Chevy has outfitted the aging Impala with new equipment for 2012, including features that could prolong the car’s usefulness in law enforcement and fleet applications. While we previously reported that the rear-wheel-drive Chevy Caprice is expected to replace the Impala in the near future as GM’s primary police offering, the fact that many law enforcement agencies already use the Impala might make some more inclined to opt for the improved version of that car rather than switching to an all-new platform. GM still sees life left in the Impala, as it has endowed the 2012 model with more power and better fuel economy, among other upgrades.
The big news for the 2012 Impala is the new 302-hp 3.6-liter V-6, which raises output by 72 hp over the 3.9-liter engine in the 2011 Impala LTZ model. This grants it a zero-to-60 time of 6.6 seconds according to GM’s tests. On top of improved power, GM estimates the new engine will achieve 17 mpg in the city and 27 mpg on the highway — 28 percent better than the outgoing Ford Crown Victoria and its V-8 powertrain. The Impala’s fuel mileage also compares favorably with its eventual successor, the V-8-powered Chevy Caprice, which manages 14 mpg in the city and 24 mpg on the highway with the help of Active Fuel Management cylinder shutoff technology.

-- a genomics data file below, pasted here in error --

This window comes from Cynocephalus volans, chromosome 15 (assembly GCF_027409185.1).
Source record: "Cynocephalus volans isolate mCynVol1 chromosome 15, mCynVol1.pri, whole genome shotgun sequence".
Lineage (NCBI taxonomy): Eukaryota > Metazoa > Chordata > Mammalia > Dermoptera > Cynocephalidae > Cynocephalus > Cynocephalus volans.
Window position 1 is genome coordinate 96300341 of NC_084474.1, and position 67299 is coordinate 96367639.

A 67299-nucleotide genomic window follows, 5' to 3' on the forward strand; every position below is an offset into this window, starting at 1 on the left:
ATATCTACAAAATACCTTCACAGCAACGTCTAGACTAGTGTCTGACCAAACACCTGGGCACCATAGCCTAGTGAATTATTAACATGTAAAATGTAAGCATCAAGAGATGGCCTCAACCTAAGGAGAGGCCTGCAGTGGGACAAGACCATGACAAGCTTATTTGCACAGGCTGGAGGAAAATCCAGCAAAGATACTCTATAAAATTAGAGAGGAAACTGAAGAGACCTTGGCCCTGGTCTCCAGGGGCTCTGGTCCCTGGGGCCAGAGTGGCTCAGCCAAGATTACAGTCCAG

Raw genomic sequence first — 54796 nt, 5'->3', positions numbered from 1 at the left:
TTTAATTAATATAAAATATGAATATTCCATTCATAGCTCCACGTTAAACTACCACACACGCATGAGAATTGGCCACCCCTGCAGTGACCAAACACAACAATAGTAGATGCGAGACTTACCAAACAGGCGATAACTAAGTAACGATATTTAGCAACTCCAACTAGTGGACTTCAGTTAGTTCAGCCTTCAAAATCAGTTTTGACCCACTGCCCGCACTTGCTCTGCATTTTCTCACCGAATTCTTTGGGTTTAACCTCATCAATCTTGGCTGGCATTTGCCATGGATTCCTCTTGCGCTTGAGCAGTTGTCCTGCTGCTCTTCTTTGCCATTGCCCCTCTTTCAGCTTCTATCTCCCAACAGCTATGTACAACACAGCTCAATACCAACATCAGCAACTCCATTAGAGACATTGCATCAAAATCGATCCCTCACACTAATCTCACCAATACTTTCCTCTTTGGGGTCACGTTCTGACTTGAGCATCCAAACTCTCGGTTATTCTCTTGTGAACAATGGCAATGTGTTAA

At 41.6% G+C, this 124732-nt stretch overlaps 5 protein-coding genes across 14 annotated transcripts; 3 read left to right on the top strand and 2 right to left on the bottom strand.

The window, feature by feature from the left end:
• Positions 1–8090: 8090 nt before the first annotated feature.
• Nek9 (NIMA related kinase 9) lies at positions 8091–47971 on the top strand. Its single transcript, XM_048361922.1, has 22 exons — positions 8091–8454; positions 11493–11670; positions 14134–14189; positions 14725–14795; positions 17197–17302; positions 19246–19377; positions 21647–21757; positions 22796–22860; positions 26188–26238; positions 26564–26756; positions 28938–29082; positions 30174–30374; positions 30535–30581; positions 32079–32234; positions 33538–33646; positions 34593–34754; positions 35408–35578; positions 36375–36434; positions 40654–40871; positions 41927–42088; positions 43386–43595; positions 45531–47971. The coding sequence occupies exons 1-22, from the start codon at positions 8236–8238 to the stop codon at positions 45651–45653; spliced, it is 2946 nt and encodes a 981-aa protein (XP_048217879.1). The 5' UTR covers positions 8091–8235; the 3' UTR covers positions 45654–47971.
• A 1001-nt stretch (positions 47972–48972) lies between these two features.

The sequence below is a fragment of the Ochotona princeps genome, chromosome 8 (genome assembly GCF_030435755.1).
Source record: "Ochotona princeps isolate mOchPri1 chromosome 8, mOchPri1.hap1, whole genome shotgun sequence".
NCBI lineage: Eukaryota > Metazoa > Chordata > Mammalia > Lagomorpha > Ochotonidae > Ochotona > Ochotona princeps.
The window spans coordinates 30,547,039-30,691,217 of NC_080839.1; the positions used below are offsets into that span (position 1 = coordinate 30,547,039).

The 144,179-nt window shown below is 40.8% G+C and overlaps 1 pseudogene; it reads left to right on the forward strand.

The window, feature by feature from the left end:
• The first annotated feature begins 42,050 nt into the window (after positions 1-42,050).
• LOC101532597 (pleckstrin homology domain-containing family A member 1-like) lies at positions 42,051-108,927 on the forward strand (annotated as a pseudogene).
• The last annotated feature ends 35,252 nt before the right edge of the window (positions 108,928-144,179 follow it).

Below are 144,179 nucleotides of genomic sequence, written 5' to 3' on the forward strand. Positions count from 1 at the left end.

Also on the list of improvements is the addition of GM’s StabiliTrak electronic stability control system, making its first appearance on the Impala Police model. A six-speed automatic transmission finds its way onto the new model, replacing the old four-speed auto. Beefier brakes contribute to better stopping ability according to GM’s tests, bringing the Impala to a halt from 60 mph in 132 feet. Body roll is reduced while overall handling is improved, thanks to new steering and suspension systems.
Unlike the Caprice, the 2012 Impala will continue be available to the general public as a consumer model. Even still, these updates may not be enough to save the aging Impala in the face of tough competition from Ford and other makes – not to mention the Impala’s own stable mate, the all-new-for-2013 Chevy Malibu. Although more power and better fuel economy are always welcome, we’d take the fleet-only rear-drive Caprice over the improved, but still outdated, Impala any day. If only that were an option.